Optimization Best Practices: Part 1

July 13, 2022by Michael Bellitte

Optimization Best Practices: Part 1 


A Demand Side Platform (DSP) is a tool to facilitate programmatic buys. Over the years we have seen massive improvements in the technology powering DSPs, but having a hands-on keyboard operator (HOK) remains essential to use a DSP effectively. One of a HOK operator’s greatest responsibilities is optimizing campaigns for performance. In part one of this series, let’s take a look at some best practices to keep in mind: 


Pacing is Your First Performance Lever

Pacing should always be your first performance lever. Before you can dive into more granular optimizations, you need to make sure that your campaign is set to deliver in full, with relatively smooth budget distribution over the campaign’s flight (slight fluctuations in daily spend are acceptable). Effectively spending all of your allocated media dollars with targeted advertising should be considered a success in itself. Leaving money on the table often results in reduced budgets next time around.

Pacing to spend in full is also necessary so that the breadth of manual and automated optimizations remains as expansive as possible. If you are pacing behind, you will be unable to use optimization techniques such as cutting out or reducing bids on the lowest-performing media.

To make sure that your campaign is pacing in full, you should first investigate audience size, frequency settings, and that your bids are aggressive enough to win inventory. 


Consider The Spend Implications

An important concept to understand when optimizing campaigns is the need to balance optimizations on statistically relevant grains, while avoiding optimizations that will cut off too much spend and cause your campaign to pace behind. For example, it does not make sense to spend time adjusting bids on individual sites that make up less than 1% of your overall campaign spend. The juice is not worth the squeeze. On the other hand, you need to be wary of cutting out vast swaths of potential inventory that you need to deliver in full. Picture a scenario where you notice that performance is slightly lower on weekdays. You may be tempted to only serve on weekends. However, when you consider the spend implications, you would quickly realize that you cannot cut 5 days out of a 7-day week without severely impacting spend/delivery.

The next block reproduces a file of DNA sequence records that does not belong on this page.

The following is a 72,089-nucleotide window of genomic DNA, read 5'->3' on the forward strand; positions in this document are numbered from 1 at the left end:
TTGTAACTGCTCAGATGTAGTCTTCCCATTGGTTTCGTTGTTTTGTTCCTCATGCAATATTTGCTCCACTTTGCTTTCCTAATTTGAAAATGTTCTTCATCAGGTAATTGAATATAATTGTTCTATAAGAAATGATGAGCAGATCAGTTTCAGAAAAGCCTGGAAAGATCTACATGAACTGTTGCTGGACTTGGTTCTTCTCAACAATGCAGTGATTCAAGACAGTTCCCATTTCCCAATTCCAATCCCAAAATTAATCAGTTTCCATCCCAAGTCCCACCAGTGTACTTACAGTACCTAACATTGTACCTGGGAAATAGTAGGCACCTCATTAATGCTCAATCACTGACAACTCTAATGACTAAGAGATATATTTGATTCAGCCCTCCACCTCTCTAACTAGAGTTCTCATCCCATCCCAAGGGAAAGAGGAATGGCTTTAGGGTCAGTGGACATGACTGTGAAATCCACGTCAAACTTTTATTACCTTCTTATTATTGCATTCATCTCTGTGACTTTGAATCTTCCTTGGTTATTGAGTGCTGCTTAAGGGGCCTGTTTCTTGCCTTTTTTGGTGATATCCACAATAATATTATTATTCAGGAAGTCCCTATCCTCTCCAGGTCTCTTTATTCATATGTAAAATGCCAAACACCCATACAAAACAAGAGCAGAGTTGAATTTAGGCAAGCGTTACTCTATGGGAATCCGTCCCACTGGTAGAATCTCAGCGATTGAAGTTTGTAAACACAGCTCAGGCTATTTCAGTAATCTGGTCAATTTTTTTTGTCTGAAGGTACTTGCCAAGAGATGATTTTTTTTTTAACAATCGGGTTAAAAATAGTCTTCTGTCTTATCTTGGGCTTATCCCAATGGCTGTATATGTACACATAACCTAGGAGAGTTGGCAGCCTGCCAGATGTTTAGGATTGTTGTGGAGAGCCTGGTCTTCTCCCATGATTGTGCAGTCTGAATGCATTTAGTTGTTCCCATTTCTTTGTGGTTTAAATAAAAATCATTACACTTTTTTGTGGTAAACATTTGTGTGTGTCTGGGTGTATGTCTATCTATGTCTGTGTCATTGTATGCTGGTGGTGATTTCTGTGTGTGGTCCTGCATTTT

As a general rule of thumb, you should not cut out anything that will drop your inventory by over 20% in any one instance. After you make an optimization, closely monitor your spend over the next few days to make sure you are still on track.


Know When To Optimize

It’s just as important to know when to optimize, as it is to know how to optimize your campaign. Let’s take a moment to focus on the when. We recommend optimizing campaigns as soon as there is enough statistical significance to do so. Usually, this means waiting at least 3-4 full days. Then align your optimization schedule so that you are pulling reporting and optimizing at the start of each week (Mon-Weds) so that you can monitor the results of your optimizations during the back half of the week. We do not recommend making any major optimizations on Fridays because you won’t catch any potential issues until the following week.

Another best practice is to limit yourself to making only 1 to 3 optimizations per week. You will want to stay in this range so that if performance improves you can easily tie back which optimization helped. Conversely, if the optimization did not produce the intended result, you will want to quickly figure out which optimization needs fixing. Sticking to these guidelines will ensure a healthy optimization schedule.